How an organization treats people matters, even if you’re not the one currently getting shafted. It’s a “there but for the grace of god” thing. If they’re willing to treat someone in their employ this way, they’re also willing to treat you the same, if circumstances dictate. If you find yourself working for someone who fucks other employees over, even if you’ve gotten nothing but gold-star service, get out. Maybe you’ll be lucky and never have that target on your back. But most likely, it’s only a matter of time and elements outside of your control before they get around to you. Do yourself a favor and don’t give them that chance.

2. Contracts matter. Always have an exit plan.

I know it seems a bit counter-intuitive to prepare to leave a job before you’ve even got it, but in my experience, failure to do so adequately is one of the biggest mistakes I’ve seen people make. That non-compete matters more than you realize. Trust me, you really don’t want to find out how much more when it’s too late to do anything about it. Much like the Grantland writers left behind in ESPN’s employ, you can find your legal binding to a place outlast both why you were hired and the people who hired you. I cringed when I saw that statement from ESPN about repurposing those former Grantland staffers. Been there, done that. Never, ever again.

I do not envy them. There’s a small chance this shift will turn out well for them and an overwhelming one that it turns out poorly. I don’t wish the level of bitterness and misery I’ve seen in similar situations on my worst enemy, let alone some of my favorite writers. ESPN apparently has a policy that none of its talent can appear on outside platforms. Can’t guest on a Fox Sports podcast, for instance. This is asinine. A policy that exists for one reason, they want your success and profile to be entirely dependent upon their platforms. It’s a means of controlling your career (and minimizing your ultimate value). It saves them money at your expense and gets you to keep yourself in check.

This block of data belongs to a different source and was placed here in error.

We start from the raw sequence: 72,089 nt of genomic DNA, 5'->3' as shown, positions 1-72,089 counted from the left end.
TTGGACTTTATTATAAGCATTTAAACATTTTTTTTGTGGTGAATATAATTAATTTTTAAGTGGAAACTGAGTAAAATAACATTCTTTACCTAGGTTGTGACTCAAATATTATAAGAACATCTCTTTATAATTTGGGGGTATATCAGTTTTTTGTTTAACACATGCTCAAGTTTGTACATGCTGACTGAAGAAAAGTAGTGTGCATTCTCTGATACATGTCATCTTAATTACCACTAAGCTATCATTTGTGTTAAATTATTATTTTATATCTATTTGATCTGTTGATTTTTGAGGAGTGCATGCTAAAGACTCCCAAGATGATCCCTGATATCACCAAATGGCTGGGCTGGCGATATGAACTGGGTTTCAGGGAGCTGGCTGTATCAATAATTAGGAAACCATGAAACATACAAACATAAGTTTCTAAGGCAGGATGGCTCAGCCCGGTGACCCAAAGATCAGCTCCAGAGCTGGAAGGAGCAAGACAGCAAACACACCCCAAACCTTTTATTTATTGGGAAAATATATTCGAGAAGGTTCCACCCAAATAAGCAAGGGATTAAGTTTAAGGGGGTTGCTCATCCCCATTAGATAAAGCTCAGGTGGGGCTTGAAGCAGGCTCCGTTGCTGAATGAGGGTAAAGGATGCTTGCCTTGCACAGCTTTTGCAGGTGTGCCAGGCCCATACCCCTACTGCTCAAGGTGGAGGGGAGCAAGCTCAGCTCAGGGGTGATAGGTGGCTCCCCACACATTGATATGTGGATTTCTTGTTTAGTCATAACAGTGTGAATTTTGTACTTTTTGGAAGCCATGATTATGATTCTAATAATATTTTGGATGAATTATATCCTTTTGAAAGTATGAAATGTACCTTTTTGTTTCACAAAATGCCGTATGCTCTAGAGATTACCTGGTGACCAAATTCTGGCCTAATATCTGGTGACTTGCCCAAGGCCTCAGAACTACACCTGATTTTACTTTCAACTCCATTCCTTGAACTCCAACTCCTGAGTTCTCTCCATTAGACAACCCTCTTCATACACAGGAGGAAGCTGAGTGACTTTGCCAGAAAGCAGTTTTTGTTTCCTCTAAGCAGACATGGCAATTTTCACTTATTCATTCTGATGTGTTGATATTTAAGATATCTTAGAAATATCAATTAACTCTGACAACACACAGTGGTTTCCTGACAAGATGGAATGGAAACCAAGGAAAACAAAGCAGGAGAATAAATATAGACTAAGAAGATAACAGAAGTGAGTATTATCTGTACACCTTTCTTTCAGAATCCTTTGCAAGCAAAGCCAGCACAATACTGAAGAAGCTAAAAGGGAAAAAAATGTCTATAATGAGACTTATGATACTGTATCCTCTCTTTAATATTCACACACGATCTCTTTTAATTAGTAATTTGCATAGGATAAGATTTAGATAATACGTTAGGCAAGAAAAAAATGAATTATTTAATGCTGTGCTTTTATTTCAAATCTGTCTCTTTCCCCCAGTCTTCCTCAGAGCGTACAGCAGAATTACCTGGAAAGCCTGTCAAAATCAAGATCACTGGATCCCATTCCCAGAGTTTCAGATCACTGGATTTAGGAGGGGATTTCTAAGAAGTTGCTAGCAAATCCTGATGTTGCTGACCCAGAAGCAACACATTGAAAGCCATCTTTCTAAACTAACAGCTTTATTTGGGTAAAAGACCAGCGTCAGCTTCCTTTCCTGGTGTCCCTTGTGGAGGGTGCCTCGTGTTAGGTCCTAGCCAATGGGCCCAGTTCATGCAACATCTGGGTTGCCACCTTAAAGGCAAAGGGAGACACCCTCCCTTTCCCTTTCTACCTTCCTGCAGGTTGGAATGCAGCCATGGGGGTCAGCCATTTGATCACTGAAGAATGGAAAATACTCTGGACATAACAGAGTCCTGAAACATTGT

Grantland was different. As such, writers like Lowe and Barnwell have built broader positive reputations than would otherwise have been possible from within ESPN-proper. I can almost guarantee that wherever “The Mothership”, as ESPN likes to call itself, sticks them, it’ll minimize the broader appeal and presence they’ve created. Without knowing the terms of their respective contracts with the network, my (completely unsolicited) advice to them would be to move on. Hopefully, they have the contractual ability to do so. You may never have more positive leverage to land a gig you actually want than right now. You almost certainly won’t if you allow yourself to be thrown in as an add-on to other network properties. This looks like a “use it or lose it” choice. Not a simple one, by any means, but one that comes with huge regrets if you fail to pursue it.

3. Grantland is gone. And it’s never coming back.

Every so often, if you’re lucky, you’ll fall into a situation where the right people and the right circumstances will converge with where you are at the time to create a truly unique and rewarding work experience. You can’t predict when one will appear, nor when it all gets taken away, often very unexpectedly on both counts. Once you’ve been through that, it leaves an indelible mark, becoming somewhat mythologized in your own memories, and of those you were in it with.

But when it’s gone, it’s gone. You can chase all you like; seeking out similar-looking gigs, joining up with some of the original cast for new things; but you won’t get what you had back. You may well find other good people and places and situations. But they’ll all be different. Sorta like a first love, you recall it more fondly, at least in part, because you didn’t have the history or experience to understand it as it was happening. Now you do, and as a consequence, you won’t be blazing as many new paths so much as backtracking over more roads already traveled.

Whatever roads the former Grantlanders travel, it behooves them to not chase that Grantland feeling. Simmons new things won’t get you there, writing for ESPN’s other things won’t either. And neither will going to a different platform at another company. Nor founding your own independent thing. All of those options have positive potential outcomes, and could each produce something good, rewarding. They also each carry risks, possible downsides that can’t be ignored. But if you’re looking to replicate the unique thing you just experienced, even subconciously, whatever you do is always going to seem lacking in something. Let yesterday go and let the next thing be what it will.

4. Deal with corporations on a risk/reward basis. Don’t be the one taking all the risks while they get all the rewards.